Overall, In Search of Wild Tulips makes for a lovely, relaxed listen, with a thinly veiled undercurrent of energy floating just below the surface. The sense of perfected timing and structure so common to the releases on the Bombax bombax label is present, but with enough banana skins left lying about for it to shoot off in unexpected directions every now and again. Another fine release.
http://www.thewatchfulear.com/?p=2000

Richard Pinnell

Just outside

Take the music from “Semi-Impressionism”, abstract it out a bit, add two percussionists with a tendency toward the bowed and ringing, and you have this bonbon of a release. If anything, perhaps it errs on the sweet side of things, but it’s certainly a warm bath, something neophytes to the genre could quite possibly pick up on. The closing minutes of the second track are almost radio-friendly! (well, not quite…). The label (wryly or otherwise) seems to be all about happiness and this disc is rather infused with it. Very nice, though, just this side of cloying.
olewnick.blogspot.com/2009/12/ryu-hankil-becoming-typewriter.html

Brian Olewnick

Vital Weekly

Swedish label Bombax Bombax doesn’t release a lot, usually three a year, but I am sure these three will be available before the date mentioned on the press release, December 14th 2010. These releases come in an edition of 165 copies in a nice silkscreened cover (although the small print is not always easy to read). Bombax Bombax deal with improvised music, mostly by Swedish players. The first however is by two Swedish guys, Erik Carlsson (selected percussion) and Henrik Olsson (drum, cymbal, five glasses and a bowl) along with two key players on the scene from Japan, Toshimaru Nakamura (no-input mixing board) and Tetuzi Akiyama (acoustic guitar). Their release is simply great. An excellent combination of Nakamaru’s sine wave like sounds, cracks and hiss from the mixing board with the acoustic input of the other three. Each piece is a live cut. In Malmo things sounds piercing from Nakamaru’s side, but Olsson’s wine glasses, the bow on a cymbal and Akiyama’s sparse input on the guitar make this into a true delight.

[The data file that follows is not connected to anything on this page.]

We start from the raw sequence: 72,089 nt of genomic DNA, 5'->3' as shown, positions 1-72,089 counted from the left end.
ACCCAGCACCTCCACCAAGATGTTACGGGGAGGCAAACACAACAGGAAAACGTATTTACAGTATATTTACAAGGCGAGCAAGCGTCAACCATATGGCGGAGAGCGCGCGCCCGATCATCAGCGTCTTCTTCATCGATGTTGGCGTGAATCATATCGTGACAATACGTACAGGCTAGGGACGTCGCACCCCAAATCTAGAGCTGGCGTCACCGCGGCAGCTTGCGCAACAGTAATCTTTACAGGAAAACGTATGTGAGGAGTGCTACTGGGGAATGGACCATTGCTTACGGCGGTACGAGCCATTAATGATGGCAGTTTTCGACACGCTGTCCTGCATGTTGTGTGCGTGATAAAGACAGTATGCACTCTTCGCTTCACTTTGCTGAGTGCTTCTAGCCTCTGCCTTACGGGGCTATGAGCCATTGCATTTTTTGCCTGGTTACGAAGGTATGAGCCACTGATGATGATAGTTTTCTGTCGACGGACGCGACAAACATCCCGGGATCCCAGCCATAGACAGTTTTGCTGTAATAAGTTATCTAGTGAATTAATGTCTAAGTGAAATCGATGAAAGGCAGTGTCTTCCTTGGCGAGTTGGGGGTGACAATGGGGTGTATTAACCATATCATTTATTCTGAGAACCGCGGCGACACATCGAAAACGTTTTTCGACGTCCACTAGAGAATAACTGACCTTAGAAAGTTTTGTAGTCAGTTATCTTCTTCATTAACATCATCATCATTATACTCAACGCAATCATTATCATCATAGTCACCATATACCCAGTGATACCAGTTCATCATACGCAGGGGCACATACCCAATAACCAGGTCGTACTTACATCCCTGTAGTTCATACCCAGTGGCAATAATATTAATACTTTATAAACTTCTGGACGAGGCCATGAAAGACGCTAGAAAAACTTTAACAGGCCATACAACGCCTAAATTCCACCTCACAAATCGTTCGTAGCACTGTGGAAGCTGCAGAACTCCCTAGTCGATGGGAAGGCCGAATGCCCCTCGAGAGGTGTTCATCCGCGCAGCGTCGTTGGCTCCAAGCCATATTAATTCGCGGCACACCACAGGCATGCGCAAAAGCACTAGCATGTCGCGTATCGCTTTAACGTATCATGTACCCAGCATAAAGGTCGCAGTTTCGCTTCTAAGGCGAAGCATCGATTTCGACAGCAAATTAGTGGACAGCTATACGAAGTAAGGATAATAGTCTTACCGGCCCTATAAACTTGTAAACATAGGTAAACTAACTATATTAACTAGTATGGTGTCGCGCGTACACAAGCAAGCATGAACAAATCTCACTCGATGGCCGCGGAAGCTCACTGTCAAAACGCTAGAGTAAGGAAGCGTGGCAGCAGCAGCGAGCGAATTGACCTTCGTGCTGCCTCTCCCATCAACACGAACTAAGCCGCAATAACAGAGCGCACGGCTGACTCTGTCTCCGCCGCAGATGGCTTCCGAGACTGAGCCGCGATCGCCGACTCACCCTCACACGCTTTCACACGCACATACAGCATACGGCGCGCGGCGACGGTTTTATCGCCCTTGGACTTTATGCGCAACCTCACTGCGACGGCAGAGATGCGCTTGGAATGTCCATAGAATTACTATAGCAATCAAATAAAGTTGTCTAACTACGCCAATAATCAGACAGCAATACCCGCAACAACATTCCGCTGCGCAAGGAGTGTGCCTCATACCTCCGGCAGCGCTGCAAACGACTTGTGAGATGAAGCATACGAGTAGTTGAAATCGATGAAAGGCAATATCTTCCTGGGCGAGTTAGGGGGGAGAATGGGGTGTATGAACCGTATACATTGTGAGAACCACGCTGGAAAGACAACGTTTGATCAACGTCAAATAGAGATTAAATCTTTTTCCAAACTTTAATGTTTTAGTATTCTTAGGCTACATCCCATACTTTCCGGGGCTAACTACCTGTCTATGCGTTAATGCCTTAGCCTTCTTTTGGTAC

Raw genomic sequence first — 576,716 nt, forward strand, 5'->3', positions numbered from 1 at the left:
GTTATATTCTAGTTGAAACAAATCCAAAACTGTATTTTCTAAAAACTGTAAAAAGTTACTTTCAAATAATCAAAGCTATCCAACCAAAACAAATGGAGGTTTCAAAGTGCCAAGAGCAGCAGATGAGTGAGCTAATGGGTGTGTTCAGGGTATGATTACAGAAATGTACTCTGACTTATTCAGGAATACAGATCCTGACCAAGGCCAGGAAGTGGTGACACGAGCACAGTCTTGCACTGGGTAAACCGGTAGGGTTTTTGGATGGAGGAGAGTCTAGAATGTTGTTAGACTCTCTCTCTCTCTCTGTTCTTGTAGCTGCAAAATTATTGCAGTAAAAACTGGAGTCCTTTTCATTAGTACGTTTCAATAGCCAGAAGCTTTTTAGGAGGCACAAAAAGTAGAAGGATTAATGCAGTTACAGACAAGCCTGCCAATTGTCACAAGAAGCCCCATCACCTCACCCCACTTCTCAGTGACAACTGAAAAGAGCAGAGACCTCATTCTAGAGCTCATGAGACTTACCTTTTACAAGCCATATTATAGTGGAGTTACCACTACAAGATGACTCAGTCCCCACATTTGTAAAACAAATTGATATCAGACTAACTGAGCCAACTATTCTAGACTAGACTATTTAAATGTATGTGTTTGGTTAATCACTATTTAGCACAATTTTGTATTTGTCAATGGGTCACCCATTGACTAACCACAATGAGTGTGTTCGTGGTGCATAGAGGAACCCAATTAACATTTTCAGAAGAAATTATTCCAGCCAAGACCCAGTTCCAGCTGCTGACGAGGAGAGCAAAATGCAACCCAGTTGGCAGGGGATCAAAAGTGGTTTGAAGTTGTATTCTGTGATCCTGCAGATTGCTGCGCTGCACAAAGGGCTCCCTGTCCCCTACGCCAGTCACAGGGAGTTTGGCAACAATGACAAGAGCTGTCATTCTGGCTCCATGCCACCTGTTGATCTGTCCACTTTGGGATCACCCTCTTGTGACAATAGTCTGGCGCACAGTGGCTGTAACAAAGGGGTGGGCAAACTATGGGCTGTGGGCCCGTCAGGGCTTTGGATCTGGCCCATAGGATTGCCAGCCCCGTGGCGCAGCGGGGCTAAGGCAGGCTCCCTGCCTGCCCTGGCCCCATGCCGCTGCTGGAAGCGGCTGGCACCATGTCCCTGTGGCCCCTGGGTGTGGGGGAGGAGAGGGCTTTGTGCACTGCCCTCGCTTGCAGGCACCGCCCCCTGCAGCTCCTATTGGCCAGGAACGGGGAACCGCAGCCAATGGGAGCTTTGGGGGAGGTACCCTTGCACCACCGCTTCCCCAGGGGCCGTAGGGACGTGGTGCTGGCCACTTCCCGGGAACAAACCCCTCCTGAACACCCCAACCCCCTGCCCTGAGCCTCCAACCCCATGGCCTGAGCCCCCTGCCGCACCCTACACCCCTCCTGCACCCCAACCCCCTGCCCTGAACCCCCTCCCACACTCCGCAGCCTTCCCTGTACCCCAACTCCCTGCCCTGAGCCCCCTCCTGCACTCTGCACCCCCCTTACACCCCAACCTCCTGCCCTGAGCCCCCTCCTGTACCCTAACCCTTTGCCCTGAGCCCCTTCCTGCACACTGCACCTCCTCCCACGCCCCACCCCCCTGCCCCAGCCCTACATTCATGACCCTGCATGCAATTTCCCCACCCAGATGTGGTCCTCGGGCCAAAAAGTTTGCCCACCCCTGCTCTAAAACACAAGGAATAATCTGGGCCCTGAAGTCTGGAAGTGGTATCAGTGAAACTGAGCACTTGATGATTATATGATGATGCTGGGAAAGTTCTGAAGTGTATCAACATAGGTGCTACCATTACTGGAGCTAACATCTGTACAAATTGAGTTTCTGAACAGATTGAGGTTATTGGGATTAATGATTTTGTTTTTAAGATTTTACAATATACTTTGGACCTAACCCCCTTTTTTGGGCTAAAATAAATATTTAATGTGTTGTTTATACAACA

www.vitalweekly.net/706.html

Frans de Waard

Reviews in Swedish

GP

Tre nya titlar på den nystartade och musikerdrivna etiketten Bombax Bombax. Gemensamt för dessa tre skivor är dels slagverkaren Erik Carlssons medverkan – en enastående känslig och gränsutforskande musiker som kombinerar ett precisr klangspråk med en ovanlig intensitet i utrycket – dels att musiken skapar sitt allderles egna rum, mittemellan ljudkonst och freeformimprovisation.
Det gäller att spetsa öronen, för många av ljuden är små och knappt noterbara, men i det reducerade tonspråket finns någonting raffinerat, en sorts vardagens inåtvända upphöjdhet. På en av skivorna, In search of wild tulips, finns resultatet av den turné som Eric Carlsson och Henrik Olsson gjorde våren 2008 tillsammans med de japanska musikerna Tetuzi Akiyama och Toshimaru Nakamura. Titlarna anger platserna där inspelningarna är gjorda: Stockholm, Göteborg och Malmö. På ett märkligt vis blir också dessa angivelser en form av poesi.
www.gp.se

Magnus Haglund

Lira

Elektroakustiskt. Det lilla experimentbolaget Bombax Bombax verkar ha gjort det till sin tradition att årligen släppa tre skivor samtidigt. Samtliga handtryckta i en begränsad upplaga om 165 exempel vardera, och i år med – för musiktypen – minst sagt ovanliga omslag designade av Anna Lena Jaktlund. En av dessa tre skivor är Skog och Dals Skogar, berg och dalar. Gruppen består av elektroakustikensemblen Skog samt ljudkonstnären Anders Dahl – därav namnet. Med få givna mallar traskar de sig igenom dunkla, sinnrikt konstruerade ljudlandskap där begrepp som ”början” och ”slut” är av ringa betydelse. Utmärkande är de rent fantastiska kontrasterna mellan det försiktigt tassande piano- och slagverkspelet och de hotfulla oljudskaskader som kommer svepandes likt pustar av en elektrifierad orkan – ofta då man minst anar det. Om det inte hade varit för frånvaron av melodiska element så hade en jämförelse mellan detta och den australienske elektronikern Ben Frosts senaste mästerverk By the throat inte varit helt orimlig.En annan skiva i trion av Bombax-släpp från 2009 är slagverkarna Henrik Olsson och Erik Carlssons samarbete med de japanska oljudsmakarna Toshimaru Nakamura och Tetuzi Akiyama. Musikaliskt är det till större delen sinustoner i minimalistisk förpackning. Ibland avbrutna av kortare strömningar av brusande elektronik eller diskreta slagverksklanger. Nyanserna kräver nästan hörlurar för att uppskattas till fullo – som dock bör användas med viss försiktighet; plötsliga diskanttoner av denna sort kan vara minst sagt oförlåtande för icke anande öron.
www.lira.se

David Olivecrona